Emerging Tick-Borne Illnesses: Not Just Lyme Disease Part 5 Babesiosis




  • Overall annual incidence rose from 0.6 to 0.9 cases per 100,000 in the United States between 2012 and 2015 (Gray 2019)
  • Annual incidence is highest in those between 60-69 years of age (Gray 2019)


  • Median age is 63 years of age with greater than 89% of cases reported in Caucasian patients (Gray 2019 2010)


  • Male to female predominance (Gray 2019)


  • Overall hospitalization rates for confirmed cases are noted to range from 16% to 72.6% depending on the patient’s age (Gray 2019)
  • Mortality rates up to 10% have been noted in hospitalized patients (Vannier 2015)
    • Mortality rates are much higher among immunocompromised patients and those who acquired the illness through blood transfusion

Geography and Seasonality (Gray 2019): Cases predominately in the Northeastern and Upper Midwestern United States

  • Seven States account for over 94% of all reported cases:
    • New York
    • Massachusetts
    • Connecticut
    • New Jersey
    • Rhode Island
    • Wisconsin
    • Minnesota
  • Seasonal distribution is concentrated in June, July, and August

Poor Prognostic Factors (Vannier 2015):

  • Neonates and > 50 years of age
  • Coinfection with Lyme Disease
  • Immunocompromised states
  • Delays in diagnosis and treatment
  • Asplenia

Pathogenesis (Krause 2019):

  • After tick transmissibility, Babesia species, an intraerythrocytic protozoa, will mature, replicate, and release into the bloodstream to invade nearby red blood cells
  • This infection leads to erythrocyte lysis, metabolic alterations, proinflammatory cytokine production, and obstruction of blood vessels

History and Physical:

Symptoms (Vannier 2015):

  • Symptoms typically appear 1-4 weeks after bite of an infected tick
  • Rash is not a common occurrence unlike other tick-borne illnesses
    • If present, it should raise the suspicion for co-infection with Lyme disease
  • Fever occurs in 89% of recognized cases of babesiosis along with other non-specific flu-like symptoms:
    • Fatigue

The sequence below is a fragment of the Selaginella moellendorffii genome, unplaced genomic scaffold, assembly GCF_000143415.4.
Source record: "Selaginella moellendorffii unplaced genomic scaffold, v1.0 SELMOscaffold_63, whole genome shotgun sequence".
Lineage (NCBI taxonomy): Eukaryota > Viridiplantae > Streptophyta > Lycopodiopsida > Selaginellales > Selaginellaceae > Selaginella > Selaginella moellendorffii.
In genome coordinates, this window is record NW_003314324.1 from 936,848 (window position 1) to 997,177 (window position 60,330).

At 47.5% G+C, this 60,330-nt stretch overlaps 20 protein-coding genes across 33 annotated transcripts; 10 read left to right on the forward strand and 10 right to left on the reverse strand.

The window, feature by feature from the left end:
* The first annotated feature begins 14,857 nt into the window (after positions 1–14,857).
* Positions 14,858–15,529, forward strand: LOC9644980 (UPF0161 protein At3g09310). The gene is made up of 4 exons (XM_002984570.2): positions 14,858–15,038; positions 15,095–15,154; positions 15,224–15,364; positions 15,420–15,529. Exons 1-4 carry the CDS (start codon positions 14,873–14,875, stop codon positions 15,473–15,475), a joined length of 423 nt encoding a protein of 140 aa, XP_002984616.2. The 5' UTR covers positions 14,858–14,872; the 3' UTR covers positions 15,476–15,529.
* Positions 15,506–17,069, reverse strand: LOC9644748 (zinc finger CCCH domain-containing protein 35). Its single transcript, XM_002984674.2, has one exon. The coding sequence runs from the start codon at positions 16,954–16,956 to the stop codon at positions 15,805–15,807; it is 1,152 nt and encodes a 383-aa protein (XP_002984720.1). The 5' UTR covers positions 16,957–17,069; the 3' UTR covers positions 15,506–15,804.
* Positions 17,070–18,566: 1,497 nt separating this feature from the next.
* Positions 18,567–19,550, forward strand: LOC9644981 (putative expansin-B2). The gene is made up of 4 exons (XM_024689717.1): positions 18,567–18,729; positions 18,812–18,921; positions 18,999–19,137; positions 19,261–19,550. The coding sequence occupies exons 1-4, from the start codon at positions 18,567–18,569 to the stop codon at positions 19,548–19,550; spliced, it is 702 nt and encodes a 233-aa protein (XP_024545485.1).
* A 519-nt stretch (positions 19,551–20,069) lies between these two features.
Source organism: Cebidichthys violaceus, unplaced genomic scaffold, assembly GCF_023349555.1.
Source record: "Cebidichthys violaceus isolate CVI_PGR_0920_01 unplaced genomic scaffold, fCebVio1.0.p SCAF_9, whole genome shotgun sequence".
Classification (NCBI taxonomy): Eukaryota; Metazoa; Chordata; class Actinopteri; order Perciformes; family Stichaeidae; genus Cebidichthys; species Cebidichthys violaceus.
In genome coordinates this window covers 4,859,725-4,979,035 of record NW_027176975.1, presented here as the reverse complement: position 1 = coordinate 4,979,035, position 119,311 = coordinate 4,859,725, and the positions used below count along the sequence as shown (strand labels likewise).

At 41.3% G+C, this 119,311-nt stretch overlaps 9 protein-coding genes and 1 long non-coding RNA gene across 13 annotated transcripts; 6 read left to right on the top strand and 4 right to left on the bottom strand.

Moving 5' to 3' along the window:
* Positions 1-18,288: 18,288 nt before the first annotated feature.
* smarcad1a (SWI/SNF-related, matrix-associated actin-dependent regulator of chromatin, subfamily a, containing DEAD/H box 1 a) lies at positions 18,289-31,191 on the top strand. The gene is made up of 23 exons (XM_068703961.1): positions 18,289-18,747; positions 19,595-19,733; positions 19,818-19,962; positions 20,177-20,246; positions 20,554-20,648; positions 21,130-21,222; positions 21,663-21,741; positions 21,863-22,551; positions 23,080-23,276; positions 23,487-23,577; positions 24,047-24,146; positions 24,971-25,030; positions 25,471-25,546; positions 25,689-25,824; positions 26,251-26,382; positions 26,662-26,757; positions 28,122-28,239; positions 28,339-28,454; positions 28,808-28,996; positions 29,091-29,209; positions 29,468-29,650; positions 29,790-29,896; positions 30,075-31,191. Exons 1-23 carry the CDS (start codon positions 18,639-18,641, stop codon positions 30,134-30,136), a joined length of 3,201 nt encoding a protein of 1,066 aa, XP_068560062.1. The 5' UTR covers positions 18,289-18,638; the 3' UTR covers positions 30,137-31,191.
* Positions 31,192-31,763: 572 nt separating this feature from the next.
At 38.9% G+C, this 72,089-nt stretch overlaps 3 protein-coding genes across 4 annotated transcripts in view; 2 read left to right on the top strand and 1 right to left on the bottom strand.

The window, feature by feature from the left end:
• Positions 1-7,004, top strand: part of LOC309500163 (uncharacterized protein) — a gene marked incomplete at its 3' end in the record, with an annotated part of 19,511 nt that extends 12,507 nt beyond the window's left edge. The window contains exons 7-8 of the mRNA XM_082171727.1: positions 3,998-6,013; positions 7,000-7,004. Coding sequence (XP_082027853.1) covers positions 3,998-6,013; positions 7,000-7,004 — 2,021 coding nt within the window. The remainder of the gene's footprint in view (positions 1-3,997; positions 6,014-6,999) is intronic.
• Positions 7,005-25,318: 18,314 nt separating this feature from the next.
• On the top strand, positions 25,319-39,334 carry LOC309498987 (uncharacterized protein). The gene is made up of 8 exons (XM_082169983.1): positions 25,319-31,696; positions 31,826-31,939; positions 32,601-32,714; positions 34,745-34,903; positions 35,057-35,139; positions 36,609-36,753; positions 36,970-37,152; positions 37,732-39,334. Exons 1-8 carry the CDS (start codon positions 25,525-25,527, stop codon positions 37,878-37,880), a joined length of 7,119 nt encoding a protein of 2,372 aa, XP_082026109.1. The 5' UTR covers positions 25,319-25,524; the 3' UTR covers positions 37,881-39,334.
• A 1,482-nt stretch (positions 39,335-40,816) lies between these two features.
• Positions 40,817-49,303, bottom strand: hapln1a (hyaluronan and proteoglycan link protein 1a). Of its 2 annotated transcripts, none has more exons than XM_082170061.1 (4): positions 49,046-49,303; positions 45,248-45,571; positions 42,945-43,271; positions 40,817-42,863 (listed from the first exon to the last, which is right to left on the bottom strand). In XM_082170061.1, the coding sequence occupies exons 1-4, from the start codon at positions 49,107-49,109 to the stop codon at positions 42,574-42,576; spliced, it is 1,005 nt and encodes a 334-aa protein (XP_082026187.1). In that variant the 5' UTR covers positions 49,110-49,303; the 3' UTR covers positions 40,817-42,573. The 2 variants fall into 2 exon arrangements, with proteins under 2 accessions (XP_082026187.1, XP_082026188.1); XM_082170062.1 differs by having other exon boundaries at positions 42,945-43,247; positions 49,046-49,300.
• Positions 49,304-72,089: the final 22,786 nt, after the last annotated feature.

• Chills
    • Headache
    • Anorexia
    • Myalgia
    • Emotional liability and depression
  • Gastrointestinal symptoms are often seen
  • Physical Examination:
    • Mild splenomegaly and hepatomegaly are sometimes found on examination
    • Jaundice and dark urine are sometimes found on examination due to intravascular hemolysis
  • Severe Manifestations: Most cases are self-limiting, but Babesiosis has been associated with the following severe disease manifestations:
    • ARDS
    • Renal Failure and Hepatic Failure
    • Rhabdomyolysis
    • DIC
    • Heart Failure
    • Coma
    • Splenic Rupture
    • Hemophagocytic Syndromes


Labs: Characteristic laboratory findings are seen in Babesiosis along fever and non-specific flu-like illness:

  • Thrombocytopenia
  • Hemolytic Anemia
  • Low Haptoglobin Level
  • Elevated Reticulocyte Count
  • Elevated LDH Level
  • Elevated Indirect Bilirubin and Mildly Elevated Hepatic Transaminase

Blood Smear (Vannier 2015):

  • Diagnosis can be made with visualization of Babesia parasites on Giemsa or Wright stained thin blood smears.
  • The level of parasitemia is typically between 1 and 10% but can be as high as 80% in severe disease.
  • Babesia species sometimes exhibit the presence of tetrads (Maltese cross) and have the absence of hemozin deposit in the ring form as well as lack banana-shaped shaped gametocytes, thus distinguishing them from plasmodia species.

Confirmatory Testing:

  • Serological testing of IgM and IgG antibodies specific to Babesia species using indirect immunofluorescence assay (IFA) is available for confirmation.
  • RT-PCR assays are also available for diagnosis of Babesiosis with have high sensitivity and specificity.

Guest Post By:

Akash Ray, DO
PGY-2 Emergency Medicine Resident Inspira Medical Center
Vineland, NJ
Twitter: @_kashray


  1. Biggs H et al. Diagnosis and Management of Tickborne Rickettsial Diseases: Rocky Mountain Spotted Fever and Other Spotted Fever Group Rickettsioses, Ehrlichioses, and Anaplasmosis – United States. MMWR Recomm Rep. 2016. PMID: 27172113
  2. Gray E et al. Babesiosis Surveillance – United States, 2011-2015. MMWR Surveill Summ. 2019. PMID: 31145719
  3. Vannier E et al. Babesiosis. Infect Dis Clin North Am. 2015. PMID: 25999229
  4. Krause P. Human babesiosis. Int J Parasitol. 2019. PMID: 30690090

Post Peer Reviewed By: Salim R. Rezaie, MD (Twitter: @srrezaie)

Cite this article as: Muhammad Durrani, "Emerging Tick-Borne Illnesses: Not Just Lyme Disease Part 5 Babesiosis", REBEL EM blog, November 6, 2020. Available at: https://rebelem.com/emerging-tick-borne-illnesses-not-just-lyme-disease-part-5-babesiosis/.
The following two tabs change content below.

Muhammad Durrani

Assistant Clerkship Director & Assistant Research Director at Inspira Medical Center

Like this article?

Share on facebook
Share on Facebook
Share on twitter
Share on Twitter
Share on linkedin
Share on Linkdin
Share on email
Share via Email

Want to support rebelem?

Leave a Comment

Time limit is exhausted. Please reload CAPTCHA.